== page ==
John McIntyre, whom James Wolcott calls "the Dave Brubeck of the art and craft of copy editing," writes on language, editing, journalism, and other manifestations of human frailty. Comments welcome. Identifying his errors relieves him of the burden of omniscience. Write to jemcintyre@gmail.com, befriend at Facebook, or follow at Twitter: @johnemcintyre. Back 2009-2012 at the original site, http://weblogs.baltimoresun.com/news/mcintyre/blog/ and now at www.baltimoresun.com/news/language-blog/.

Tuesday, February 23, 2010

Fulsome is as fulsome does


Commenting on this morning’s post, “Be careful out there,” Marisa Birns wrote:

I remember when fulsome was not the best word to use with “praise”.

So do I.

I remember attending a conference some years back at which an Episcopal priest repeatedly used fulsome to mean lavish. Ever generous with advice, I took him aside privately and apprised him of the traditional meaning, “disgustingly excessive.” Apparently in the laying-on of hands in the Apostolic Succession the reverend clergy are granted some tincture of the divine omniscience, because he did not utter another word to me for the rest of the conference.

(Reminder to editors: Don’t expect gratitude.)

Of course, if you were to dig around in the history of the language, you would discover that in the thirteenth and fourteenth centuries, the word meant abundant or full, later plump or well-fed. It was in the seventeenth century that the word took on the sense of excessiveness and offensiveness, and now turning full circle to its earliest sense.

Bryan Garner describes its current status as a “skunked” term, one best to avoid because someone will think you in error no matter which meaning you intend.   



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Be careful out there


People’s insecurity about the use of their own language is deep-seated and sad, and it leaves them defensive. (For God’s sake, never tell someone you are meeting for the first time that you are a copy editor; say that you sell crack to schoolchildren.) They hold on to misinformation taught in elementary school, or they go looking for advice. Unfortunately, there’s a lot of bad advice out there.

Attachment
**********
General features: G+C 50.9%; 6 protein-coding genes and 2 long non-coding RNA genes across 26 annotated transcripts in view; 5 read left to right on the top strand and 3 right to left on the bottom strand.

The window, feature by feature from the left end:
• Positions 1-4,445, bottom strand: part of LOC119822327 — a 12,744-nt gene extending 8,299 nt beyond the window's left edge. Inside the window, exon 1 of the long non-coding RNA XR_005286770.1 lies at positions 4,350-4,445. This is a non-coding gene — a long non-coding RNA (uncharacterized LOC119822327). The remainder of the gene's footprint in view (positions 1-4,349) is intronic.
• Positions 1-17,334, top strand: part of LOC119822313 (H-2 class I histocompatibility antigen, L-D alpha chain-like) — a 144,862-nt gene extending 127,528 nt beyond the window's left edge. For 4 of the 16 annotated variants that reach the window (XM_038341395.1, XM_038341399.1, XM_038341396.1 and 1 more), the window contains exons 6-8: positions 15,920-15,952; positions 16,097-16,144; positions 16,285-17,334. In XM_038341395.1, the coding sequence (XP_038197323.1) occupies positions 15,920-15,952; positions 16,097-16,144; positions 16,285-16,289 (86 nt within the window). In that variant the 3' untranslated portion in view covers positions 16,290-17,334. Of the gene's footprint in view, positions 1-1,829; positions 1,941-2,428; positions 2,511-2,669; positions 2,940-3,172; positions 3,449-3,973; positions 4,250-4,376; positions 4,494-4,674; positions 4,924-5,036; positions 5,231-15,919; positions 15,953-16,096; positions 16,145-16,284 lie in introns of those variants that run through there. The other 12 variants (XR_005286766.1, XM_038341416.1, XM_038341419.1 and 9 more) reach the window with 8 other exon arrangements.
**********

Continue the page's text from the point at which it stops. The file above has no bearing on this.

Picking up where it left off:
A gentleman named Sam Greenspan operates a Web site called 11 Points, at which he posts top-ten lists plus one. Earlier this month he posted “11 Little-Known Grammatical Errors That Will Shock and Horrify You.” Shocked and horrified indeed was I, because a substantial amount of his advice was either misguided or flat wrong.

Item: He insists that hopefully may only be used in the sense of in a hopeful manner, never in the sense of it is hoped that. Sadly, the hopefully wars of the 1970s and 1980s continue like the Korean stalemate, without even an armistice. But many adverbs of emotion are used as sentence adverbs in English (as in the previous sentence), and no one objects. Give it up.

Item: He takes could care less as meaning its literal sense of having some capacity to care rather than couldn’t care less. But English idioms are not necessarily logical, and I have never encountered anyone who mistook could care less for meaning anything other than couldn’t care less. Want to guess how much I care about this issue?

Item: You’ve got mail for you have mail is a construction Mr. Greenspan deplores, even though have got has been well established in English since Chaucer went to grammar school and, Bryan Garner says, “adds emphasis and is perfectly idiomatic.”

Item: I too once insisted that anxious and eager could not be used interchangeably, that the former had to be limited to states of anxiety rather than hopeful expectation. But the language is what its users make it, and anxious for eager, like aggravate for irritate, appears to be well established and not worth a cavil. You can, like Canute, order the tide not to come in, but you will get your feet wet.

Item: Mr. Greenspan, like the Associated Press Stylebook (that repository of outdated and unreliable advice), is under the impression that two objects must be in motion before they can collide. That’s because the Latin root of the verb means “to strike together,” the co, from com, indicating that both are in motion. But while etymology suggests meaning, it does not legislate it, and English, you may have noticed, is not Latin. R.W. Burchfield, the late editor of the Oxford English Dictionary, said in his revision of Fowler that there is no reason that a vehicle cannot collide with a bollard as well as with another moving vehicle.  

Mr. Greenspan means well, and what he says is what you can find in a number of outdated or unreliable sources. When you are in need of advice on language and usage, dear ones, just come back here.